Friday, June 20, 2008

Obama Weighs In

on the revised FISA/Telecom Amnesty Bill:
It is not all that I would want. But given the legitimate threats we face, providing effective intelligence collection tools with appropriate safeguards is too important to delay. So I support the compromise, but do so with a firm pledge that as President, I will carefully monitor the program, review the report by the Inspectors General, and work with the Congress to take any additional steps I deem necessary to protect the lives -– and the liberty –- of the American people.

Full text here.

Not downplaying the fact that this "compromise" is really a capitulation to Bush, but it will also give the next president the same power. And power corrupts.

Still, Greenwald softens up his vitriol for Obama:

We should continue to demand that amnesty is removed from the bill -- and fight it to the bitter end -- but this whole separate vote they'll have in the Senate on whether to remove amnesty is principally designed to enable Obama, once he votes to enact this bill, to say: "Well, I tried to get immunity out, and when I couldn't, I decided to support the compromise." It's almost certainly the case that Hoyer secured Obama's support for the bill before unveiling it.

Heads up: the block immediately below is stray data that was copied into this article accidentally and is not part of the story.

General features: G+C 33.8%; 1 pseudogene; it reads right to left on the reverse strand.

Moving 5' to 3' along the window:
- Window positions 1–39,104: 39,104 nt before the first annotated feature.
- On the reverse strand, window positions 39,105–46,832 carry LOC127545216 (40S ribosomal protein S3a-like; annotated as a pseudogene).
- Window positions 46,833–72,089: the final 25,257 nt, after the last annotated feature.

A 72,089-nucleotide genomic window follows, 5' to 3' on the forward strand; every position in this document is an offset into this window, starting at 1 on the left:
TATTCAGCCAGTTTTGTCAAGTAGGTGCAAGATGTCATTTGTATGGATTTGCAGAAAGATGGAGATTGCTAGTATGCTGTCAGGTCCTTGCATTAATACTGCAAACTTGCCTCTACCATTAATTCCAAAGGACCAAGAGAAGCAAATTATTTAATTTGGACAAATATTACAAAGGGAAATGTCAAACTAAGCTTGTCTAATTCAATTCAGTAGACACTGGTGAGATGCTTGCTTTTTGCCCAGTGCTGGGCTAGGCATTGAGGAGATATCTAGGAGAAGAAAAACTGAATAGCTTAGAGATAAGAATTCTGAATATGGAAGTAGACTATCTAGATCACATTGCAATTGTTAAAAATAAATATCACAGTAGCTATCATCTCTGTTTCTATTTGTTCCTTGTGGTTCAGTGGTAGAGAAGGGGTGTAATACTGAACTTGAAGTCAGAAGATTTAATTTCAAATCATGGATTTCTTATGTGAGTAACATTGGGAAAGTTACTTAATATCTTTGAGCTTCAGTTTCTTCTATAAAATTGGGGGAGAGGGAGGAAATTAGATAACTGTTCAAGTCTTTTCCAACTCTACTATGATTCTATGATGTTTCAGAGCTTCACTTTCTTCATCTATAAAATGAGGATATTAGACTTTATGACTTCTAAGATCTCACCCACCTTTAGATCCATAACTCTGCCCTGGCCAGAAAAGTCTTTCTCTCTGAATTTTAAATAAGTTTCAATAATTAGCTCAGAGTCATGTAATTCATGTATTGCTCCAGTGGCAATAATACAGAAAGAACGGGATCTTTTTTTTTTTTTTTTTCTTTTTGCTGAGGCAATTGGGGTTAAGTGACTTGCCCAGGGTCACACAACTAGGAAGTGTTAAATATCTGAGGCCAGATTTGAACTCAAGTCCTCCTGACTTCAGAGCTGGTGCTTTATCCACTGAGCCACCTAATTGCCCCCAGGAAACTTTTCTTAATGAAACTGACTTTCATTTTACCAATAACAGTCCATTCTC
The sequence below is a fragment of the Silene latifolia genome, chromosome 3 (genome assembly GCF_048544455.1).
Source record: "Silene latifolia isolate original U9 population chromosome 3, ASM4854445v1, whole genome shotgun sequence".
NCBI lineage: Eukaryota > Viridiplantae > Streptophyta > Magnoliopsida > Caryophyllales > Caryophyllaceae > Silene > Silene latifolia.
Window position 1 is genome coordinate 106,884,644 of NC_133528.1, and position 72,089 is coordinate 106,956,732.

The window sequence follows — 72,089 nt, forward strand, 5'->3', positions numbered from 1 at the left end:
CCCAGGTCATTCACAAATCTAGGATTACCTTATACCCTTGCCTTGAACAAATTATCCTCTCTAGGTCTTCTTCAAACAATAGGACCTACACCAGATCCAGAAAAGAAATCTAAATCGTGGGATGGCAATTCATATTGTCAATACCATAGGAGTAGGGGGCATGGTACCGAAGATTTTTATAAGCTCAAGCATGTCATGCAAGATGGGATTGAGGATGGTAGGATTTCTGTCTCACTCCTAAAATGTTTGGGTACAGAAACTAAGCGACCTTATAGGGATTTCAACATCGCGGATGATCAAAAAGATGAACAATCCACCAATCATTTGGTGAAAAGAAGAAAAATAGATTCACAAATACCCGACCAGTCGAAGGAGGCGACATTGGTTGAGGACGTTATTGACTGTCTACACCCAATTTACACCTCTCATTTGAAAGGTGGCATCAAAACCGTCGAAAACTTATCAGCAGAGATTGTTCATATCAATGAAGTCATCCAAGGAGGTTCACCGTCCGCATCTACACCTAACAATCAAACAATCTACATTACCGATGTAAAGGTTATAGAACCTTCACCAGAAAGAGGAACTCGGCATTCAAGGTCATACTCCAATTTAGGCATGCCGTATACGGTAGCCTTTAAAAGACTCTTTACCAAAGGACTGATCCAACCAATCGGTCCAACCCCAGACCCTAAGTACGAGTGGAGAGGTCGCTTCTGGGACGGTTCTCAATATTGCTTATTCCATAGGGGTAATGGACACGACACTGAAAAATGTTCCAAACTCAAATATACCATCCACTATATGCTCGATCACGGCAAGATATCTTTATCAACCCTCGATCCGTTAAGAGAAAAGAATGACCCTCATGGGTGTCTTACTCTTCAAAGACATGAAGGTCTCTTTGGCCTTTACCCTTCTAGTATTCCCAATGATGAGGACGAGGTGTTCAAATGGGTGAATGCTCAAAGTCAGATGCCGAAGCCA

Either way, Obama -- if amnesty isn't removed -- is going to vote for warrantless
eavesdropping and telecom amnesty, and his statement today all but sealed the fate of this bill. There is no point in sugarcoating that, though we ought to continue to fight its enactment with a focus on removing amnesty in the Senate.

Greenwald is organizing efforts to remove some supporters of this bill in the House, including House Majority Leader Steny Hoyer of Illinois, from office, so the above is actually tame in comparison.

Greg Sargent over at Talking Points Memo has a column about this too, expressing dismay that Obama, who has already made great strides in staring down Republican fear-mongering, did not choose this extremely important issue as a test to prove that Democrats can win arguments about National Security. But it's one of his readers posting a comment that made me smile:
Immunity is the part that really stings. We cannot afford to bicker in characteristic fashion while Republicans slaughter us and laugh afterwards. In an election where there is palpable GOP discontent towards McCain, we cannot outdo our opponents in fratricide.

Hear, hear! Now is not the time to turn on the nominee. Focus on beating down McCain, who is vulnerable but not to be underestimated.

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